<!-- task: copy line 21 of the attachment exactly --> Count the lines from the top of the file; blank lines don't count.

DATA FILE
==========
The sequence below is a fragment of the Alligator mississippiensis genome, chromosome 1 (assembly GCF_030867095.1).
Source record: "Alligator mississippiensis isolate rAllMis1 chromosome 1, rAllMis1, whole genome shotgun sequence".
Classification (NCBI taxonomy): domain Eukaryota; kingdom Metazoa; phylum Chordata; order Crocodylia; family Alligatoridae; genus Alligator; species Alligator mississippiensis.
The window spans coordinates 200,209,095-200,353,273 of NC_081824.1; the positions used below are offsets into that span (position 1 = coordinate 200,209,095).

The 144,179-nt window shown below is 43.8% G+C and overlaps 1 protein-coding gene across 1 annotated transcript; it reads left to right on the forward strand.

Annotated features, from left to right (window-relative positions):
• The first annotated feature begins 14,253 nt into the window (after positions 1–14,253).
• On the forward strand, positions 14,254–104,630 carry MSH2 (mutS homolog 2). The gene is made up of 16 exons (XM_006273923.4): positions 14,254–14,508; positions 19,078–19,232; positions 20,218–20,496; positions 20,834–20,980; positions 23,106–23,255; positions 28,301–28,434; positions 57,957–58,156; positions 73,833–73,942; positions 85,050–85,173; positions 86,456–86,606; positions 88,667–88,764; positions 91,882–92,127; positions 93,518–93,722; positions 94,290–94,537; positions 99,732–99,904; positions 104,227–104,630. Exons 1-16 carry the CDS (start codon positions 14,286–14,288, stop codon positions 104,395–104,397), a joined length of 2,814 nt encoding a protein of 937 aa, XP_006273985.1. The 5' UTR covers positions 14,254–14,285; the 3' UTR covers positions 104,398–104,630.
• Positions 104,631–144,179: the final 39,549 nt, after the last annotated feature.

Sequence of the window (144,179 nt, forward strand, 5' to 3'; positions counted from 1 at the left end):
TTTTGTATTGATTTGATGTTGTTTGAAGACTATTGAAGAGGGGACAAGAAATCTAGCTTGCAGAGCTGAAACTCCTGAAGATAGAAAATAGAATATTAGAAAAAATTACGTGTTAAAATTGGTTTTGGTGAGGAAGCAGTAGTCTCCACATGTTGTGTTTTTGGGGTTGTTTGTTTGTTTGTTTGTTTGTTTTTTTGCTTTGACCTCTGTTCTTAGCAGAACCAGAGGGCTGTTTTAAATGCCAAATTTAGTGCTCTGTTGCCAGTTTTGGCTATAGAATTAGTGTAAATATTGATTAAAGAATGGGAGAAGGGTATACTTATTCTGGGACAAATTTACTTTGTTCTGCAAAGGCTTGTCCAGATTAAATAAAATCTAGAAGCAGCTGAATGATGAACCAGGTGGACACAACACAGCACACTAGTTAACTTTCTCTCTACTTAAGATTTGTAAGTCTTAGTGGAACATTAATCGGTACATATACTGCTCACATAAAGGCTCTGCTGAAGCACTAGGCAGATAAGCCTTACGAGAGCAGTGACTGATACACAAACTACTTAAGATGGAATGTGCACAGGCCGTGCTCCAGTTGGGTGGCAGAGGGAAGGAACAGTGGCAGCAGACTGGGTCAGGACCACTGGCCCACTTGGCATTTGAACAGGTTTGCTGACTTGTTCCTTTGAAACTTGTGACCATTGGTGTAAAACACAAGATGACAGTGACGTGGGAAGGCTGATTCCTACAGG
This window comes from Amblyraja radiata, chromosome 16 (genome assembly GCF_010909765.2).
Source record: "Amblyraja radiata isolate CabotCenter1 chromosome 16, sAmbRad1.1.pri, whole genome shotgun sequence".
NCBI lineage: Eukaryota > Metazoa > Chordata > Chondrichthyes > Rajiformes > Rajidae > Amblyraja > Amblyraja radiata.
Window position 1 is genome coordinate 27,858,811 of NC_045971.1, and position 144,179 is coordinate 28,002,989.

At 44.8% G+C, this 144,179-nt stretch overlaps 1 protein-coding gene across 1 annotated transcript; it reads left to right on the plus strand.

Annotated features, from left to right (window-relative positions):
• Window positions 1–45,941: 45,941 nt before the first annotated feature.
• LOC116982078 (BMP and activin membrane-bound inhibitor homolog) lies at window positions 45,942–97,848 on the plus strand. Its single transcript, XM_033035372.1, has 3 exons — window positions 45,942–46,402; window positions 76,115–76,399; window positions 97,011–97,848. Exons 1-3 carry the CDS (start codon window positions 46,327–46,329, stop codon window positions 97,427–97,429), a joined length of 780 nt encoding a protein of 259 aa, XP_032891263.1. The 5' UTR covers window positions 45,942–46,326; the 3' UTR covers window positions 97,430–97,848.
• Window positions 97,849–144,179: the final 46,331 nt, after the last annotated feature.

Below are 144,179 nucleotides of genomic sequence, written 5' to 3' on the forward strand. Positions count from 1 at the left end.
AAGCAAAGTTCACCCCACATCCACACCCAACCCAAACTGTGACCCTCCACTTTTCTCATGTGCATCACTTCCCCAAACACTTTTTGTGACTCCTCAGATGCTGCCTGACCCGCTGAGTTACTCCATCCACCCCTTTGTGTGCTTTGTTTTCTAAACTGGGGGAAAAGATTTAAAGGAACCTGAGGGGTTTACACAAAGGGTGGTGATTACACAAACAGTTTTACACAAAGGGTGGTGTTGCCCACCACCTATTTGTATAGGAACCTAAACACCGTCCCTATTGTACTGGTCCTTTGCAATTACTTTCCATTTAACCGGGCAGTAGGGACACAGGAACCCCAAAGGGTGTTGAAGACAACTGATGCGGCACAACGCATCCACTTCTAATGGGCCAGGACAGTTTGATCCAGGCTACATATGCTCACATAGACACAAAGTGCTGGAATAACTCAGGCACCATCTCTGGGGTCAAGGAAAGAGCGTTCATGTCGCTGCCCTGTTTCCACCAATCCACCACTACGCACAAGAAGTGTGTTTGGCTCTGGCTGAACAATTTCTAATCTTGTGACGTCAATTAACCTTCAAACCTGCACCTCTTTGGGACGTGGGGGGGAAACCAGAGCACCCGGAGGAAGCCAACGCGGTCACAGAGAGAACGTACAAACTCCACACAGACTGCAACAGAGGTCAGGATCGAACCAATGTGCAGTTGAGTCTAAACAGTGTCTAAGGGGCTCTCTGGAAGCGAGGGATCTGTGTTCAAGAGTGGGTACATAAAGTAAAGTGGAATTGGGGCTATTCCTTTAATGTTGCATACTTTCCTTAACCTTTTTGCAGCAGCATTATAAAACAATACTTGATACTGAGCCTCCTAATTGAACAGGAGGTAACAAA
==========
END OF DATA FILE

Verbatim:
Below are 144,179 nucleotides of genomic sequence, written 5' to 3' on the forward strand. Positions count from 1 at the left end.